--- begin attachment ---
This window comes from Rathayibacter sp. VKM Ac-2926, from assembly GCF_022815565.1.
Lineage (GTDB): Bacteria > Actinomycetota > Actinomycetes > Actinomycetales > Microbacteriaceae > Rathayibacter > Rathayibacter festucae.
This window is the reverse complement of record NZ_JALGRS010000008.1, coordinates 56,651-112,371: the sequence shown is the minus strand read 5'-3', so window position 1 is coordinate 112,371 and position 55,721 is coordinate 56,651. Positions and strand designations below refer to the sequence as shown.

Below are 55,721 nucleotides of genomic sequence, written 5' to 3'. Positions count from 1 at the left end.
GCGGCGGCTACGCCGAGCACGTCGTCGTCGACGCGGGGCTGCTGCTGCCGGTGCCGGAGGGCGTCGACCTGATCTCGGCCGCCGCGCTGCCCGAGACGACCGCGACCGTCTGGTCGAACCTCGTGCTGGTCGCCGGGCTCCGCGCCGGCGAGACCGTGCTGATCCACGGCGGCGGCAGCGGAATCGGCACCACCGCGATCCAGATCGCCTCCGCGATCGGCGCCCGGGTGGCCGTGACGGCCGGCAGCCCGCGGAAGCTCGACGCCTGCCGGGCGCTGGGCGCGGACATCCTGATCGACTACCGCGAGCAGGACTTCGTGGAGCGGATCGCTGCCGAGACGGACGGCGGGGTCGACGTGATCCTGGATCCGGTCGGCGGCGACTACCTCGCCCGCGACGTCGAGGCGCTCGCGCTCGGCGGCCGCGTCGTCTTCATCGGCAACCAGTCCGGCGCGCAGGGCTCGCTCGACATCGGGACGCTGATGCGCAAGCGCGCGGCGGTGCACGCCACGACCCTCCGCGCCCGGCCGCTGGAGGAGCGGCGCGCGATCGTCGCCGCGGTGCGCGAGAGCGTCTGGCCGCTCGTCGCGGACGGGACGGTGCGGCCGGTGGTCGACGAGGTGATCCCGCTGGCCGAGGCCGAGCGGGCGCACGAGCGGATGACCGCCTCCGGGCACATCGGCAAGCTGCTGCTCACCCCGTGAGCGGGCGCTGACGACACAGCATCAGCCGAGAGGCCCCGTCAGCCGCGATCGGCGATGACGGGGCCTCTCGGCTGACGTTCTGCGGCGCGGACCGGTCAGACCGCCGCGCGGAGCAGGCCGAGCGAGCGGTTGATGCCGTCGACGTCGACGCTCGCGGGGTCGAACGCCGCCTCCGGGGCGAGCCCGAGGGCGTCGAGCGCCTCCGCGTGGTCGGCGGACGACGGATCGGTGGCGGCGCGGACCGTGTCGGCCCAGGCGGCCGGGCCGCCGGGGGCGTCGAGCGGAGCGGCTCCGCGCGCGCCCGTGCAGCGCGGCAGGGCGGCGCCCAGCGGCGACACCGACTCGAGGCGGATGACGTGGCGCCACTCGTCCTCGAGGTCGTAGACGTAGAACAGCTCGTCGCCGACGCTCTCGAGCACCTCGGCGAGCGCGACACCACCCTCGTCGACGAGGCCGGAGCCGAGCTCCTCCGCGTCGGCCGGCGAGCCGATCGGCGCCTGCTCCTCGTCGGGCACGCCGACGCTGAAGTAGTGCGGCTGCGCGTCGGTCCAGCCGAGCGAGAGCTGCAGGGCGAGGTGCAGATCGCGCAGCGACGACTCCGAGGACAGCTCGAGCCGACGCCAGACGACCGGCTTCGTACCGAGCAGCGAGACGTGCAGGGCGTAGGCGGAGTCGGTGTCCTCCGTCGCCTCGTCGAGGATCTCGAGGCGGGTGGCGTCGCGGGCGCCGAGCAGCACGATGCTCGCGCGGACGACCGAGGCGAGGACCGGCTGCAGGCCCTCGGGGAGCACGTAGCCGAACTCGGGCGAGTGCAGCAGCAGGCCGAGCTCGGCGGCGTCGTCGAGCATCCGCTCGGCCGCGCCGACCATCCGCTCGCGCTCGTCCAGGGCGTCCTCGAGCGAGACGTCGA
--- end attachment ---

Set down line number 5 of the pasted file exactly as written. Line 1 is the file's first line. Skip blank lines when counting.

GCGGCGGCTACGCCGAGCACGTCGTCGTCGACGCGGGGCTGCTGCTGCCGGTGCCGGAGGGCGTCGACCTGATCTCGGCCGCCGCGCTGCCCGAGACGACCGCGACCGTCTGGTCGAACCTCGTGCTGGTCGCCGGGCTCCGCGCCGGCGAGACCGTGCTGATCCACGGCGGCGGCAGCGGAATCGGCACCACCGCGATCCAGATCGCCTCCGCGATCGGCGCCCGGGTGGCCGTGACGGCCGGCAGCCCGCGGAAGCTCGACGCCTGCCGGGCGCTGGGCGCGGACATCCTGATCGACTACCGCGAGCAGGACTTCGTGGAGCGGATCGCTGCCGAGACGGACGGCGGGGTCGACGTGATCCTGGATCCGGTCGGCGGCGACTACCTCGCCCGCGACGTCGAGGCGCTCGCGCTCGGCGGCCGCGTCGTCTTCATCGGCAACCAGTCCGGCGCGCAGGGCTCGCTCGACATCGGGACGCTGATGCGCAAGCGCGCGGCGGTGCACGCCACGACCCTCCGCGCCCGGCCGCTGGAGGAGCGGCGCGCGATCGTCGCCGCGGTGCGCGAGAGCGTCTGGCCGCTCGTCGCGGACGGGACGGTGCGGCCGGTGGTCGACGAGGTGATCCCGCTGGCCGAGGCCGAGCGGGCGCACGAGCGGATGACCGCCTCCGGGCACATCGGCAAGCTGCTGCTCACCCCGTGAGCGGGCGCTGACGACACAGCATCAGCCGAGAGGCCCCGTCAGCCGCGATCGGCGATGACGGGGCCTCTCGGCTGACGTTCTGCGGCGCGGACCGGTCAGACCGCCGCGCGGAGCAGGCCGAGCGAGCGGTTGATGCCGTCGACGTCGACGCTCGCGGGGTCGAACGCCGCCTCCGGGGCGAGCCCGAGGGCGTCGAGCGCCTCCGCGTGGTCGGCGGACGACGGATCGGTGGCGGCGCGGACCGTGTCGGCCCAGGCGGCCGGGCCGCCGGGGGCGTCGAGCGGAGCGGCTCCGCGCGCGCCCGTGCAGCGCGGCAGGGCGGCGCCCAGCGGCGACACCGACTCGAGGCGGATGACGTGGCGCCACTCGTCCTCGAGGTCGTAGACGTAGAACAGCTCGTCGCCGACGCTCTCGAGCACCTCGGCGAGCGCGACACCACCCTCGTCGACGAGGCCGGAGCCGAGCTCCTCCGCGTCGGCCGGCGAGCCGATCGGCGCCTGCTCCTCGTCGGGCACGCCGACGCTGAAGTAGTGCGGCTGCGCGTCGGTCCAGCCGAGCGAGAGCTGCAGGGCGAGGTGCAGATCGCGCAGCGACGACTCCGAGGACAGCTCGAGCCGACGCCAGACGACCGGCTTCGTACCGAGCAGCGAGACGTGCAGGGCGTAGGCGGAGTCGGTGTCCTCCGTCGCCTCGTCGAGGATCTCGAGGCGGGTGGCGTCGCGGGCGCCGAGCAGCACGATGCTCGCGCGGACGACCGAGGCGAGGACCGGCTGCAGGCCCTCGGGGAGCACGTAGCCGAACTCGGGCGAGTGCAGCAGCAGGCCGAGCTCGGCGGCGTCGTCGAGCATCCGCTCGGCCGCGCCGACCATCCGCTCGCGCTCGTCCAGGGCGTCCTCGAGCGAGACGTCGA